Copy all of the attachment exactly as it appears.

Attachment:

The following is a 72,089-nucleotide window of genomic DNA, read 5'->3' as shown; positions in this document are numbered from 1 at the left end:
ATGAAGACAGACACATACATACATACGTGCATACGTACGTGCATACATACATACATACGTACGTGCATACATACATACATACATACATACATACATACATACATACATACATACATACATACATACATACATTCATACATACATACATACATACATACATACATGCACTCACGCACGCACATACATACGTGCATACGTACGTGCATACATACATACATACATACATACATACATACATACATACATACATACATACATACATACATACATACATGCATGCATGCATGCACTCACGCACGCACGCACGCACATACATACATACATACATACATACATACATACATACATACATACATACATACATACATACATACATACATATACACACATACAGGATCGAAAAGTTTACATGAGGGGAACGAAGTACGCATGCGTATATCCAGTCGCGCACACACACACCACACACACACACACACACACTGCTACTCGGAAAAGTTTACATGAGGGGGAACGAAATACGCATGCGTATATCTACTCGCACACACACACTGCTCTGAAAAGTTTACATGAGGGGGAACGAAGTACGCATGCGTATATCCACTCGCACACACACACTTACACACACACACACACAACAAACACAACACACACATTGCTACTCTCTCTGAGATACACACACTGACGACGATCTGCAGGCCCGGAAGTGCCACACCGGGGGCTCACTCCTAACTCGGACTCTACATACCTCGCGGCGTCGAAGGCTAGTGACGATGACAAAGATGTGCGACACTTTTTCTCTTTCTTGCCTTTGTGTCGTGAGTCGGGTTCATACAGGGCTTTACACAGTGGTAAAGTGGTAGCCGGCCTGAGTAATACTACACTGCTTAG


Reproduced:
The following is a 72,089-nucleotide window of genomic DNA, read 5'->3' as shown; positions in this document are numbered from 1 at the left end:
ATGAAGACAGACACATACATACATACGTGCATACGTACGTGCATACATACATACATACGTACGTGCATACATACATACATACATACATACATACATACATACATACATACATACATACATACATACATACATTCATACATACATACATACATACATACATACATGCACTCACGCACGCACATACATACGTGCATACGTACGTGCATACATACATACATACATACATACATACATACATACATACATACATACATACATACATACATACATACATGCATGCATGCATGCACTCACGCACGCACGCACGCACATACATACATACATACATACATACATACATACATACATACATACATACATACATACATACATACATACATATACACACATACAGGATCGAAAAGTTTACATGAGGGGAACGAAGTACGCATGCGTATATCCAGTCGCGCACACACACACCACACACACACACACACACACTGCTACTCGGAAAAGTTTACATGAGGGGGAACGAAATACGCATGCGTATATCTACTCGCACACACACACTGCTCTGAAAAGTTTACATGAGGGGGAACGAAGTACGCATGCGTATATCCACTCGCACACACACACTTACACACACACACACACAACAAACACAACACACACATTGCTACTCTCTCTGAGATACACACACTGACGACGATCTGCAGGCCCGGAAGTGCCACACCGGGGGCTCACTCCTAACTCGGACTCTACATACCTCGCGGCGTCGAAGGCTAGTGACGATGACAAAGATGTGCGACACTTTTTCTCTTTCTTGCCTTTGTGTCGTGAGTCGGGTTCATACAGGGCTTTACACAGTGGTAAAGTGGTAGCCGGCCTGAGTAATACTACACTGCTTAG